It is 8pm on the evening before the last full day of campaigning in the Hartlepool by-election and the orange- encrusted headquarters for the Liberal Democrat campaign is a blur of activity.
Volunteers are coming and going, telephones are being worked, envelopes stuffed, lists of voters scrutinised. Their candidate, Jody Dunn, a barrister and mother of four, returns exhilarated from the battlefront; people round here don't like their doors knocked after dark, but there's still plenty of work to do.
They've been at it for eight weeks in an attempt to pull off a famous victory in a Labour stronghold now up for grabs following the departure of Peter Mandelson for Brussels and energy levels remain high. "We haven't packed up before midnight for weeks now," Ms Dunn says, "and some people will be here all night. A lot of people are making up their minds in the last 24 hours. We think we can do it.''
Around the corner, in South Road, the headquarters of the Labour candidate, Iain Wright, the red metal shutters are pulled down. Mr Wright is watching his beloved Hartlepool United; everyone else seems to have called it a night. Is the Labour team simply displaying confidence their majority of 14,571 will hold up? Or is Mr Wright guilty of complacency? Today, the voters of Hartlepool will deliver their verdict. But there are signs they could be about to deliver a serious shock to Labour; getting close to a Labour defeat would be a serious blow, bigger than their recent victories in Brent East and Leicester, where they were helped by a sizeable anti-Iraq Muslim vote. Here the Muslim vote is negligible; victory would be stunning.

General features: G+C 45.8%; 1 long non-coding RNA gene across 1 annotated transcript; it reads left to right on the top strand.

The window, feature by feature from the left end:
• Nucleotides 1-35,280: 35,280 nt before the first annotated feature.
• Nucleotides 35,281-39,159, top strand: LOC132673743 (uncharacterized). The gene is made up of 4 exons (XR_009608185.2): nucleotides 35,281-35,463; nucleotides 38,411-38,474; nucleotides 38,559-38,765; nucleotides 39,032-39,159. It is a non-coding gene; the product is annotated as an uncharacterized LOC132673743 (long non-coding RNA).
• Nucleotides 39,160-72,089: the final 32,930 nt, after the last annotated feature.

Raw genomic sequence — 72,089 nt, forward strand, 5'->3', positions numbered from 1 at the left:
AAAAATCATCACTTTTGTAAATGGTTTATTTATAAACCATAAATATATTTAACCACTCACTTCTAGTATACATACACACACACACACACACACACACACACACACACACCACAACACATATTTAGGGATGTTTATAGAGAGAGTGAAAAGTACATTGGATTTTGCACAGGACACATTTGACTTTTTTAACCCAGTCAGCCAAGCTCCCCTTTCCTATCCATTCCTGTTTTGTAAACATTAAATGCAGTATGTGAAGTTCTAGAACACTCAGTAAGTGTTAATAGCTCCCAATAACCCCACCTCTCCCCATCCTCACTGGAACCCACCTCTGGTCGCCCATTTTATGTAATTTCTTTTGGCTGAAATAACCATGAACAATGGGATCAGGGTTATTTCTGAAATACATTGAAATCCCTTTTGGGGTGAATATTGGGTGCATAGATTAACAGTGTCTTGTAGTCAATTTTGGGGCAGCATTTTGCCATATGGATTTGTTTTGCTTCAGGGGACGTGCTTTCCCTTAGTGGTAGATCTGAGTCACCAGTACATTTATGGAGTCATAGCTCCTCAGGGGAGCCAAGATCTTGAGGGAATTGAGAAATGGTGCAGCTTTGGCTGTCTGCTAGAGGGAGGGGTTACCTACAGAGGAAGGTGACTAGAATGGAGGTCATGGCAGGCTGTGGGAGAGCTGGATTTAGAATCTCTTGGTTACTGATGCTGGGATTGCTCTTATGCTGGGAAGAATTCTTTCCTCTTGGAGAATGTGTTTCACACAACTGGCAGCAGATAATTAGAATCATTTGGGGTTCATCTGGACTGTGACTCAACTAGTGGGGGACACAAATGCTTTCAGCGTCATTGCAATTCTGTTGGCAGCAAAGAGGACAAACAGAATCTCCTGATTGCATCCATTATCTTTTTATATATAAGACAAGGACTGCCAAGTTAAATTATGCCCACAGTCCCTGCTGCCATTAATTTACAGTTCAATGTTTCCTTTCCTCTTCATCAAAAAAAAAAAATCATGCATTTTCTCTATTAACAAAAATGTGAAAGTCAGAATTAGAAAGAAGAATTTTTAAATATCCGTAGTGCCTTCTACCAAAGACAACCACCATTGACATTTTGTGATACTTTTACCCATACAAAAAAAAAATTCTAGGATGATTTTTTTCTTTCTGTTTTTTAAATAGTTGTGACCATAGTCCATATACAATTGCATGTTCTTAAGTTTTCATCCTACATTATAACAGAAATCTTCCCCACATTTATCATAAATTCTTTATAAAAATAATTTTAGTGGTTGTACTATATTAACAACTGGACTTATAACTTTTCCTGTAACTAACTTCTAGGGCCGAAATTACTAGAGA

While Hartlepool itself, population around 88,000, is geographically isolated, the by-election has put it at the political centre of the nation. Although being fought largely on local issues and the very "localness" of the candidates - it represents a big test for the Government, two days after Mr Blair's Brighton speech and ahead of next week's Tory conference and an almost certain general election next spring.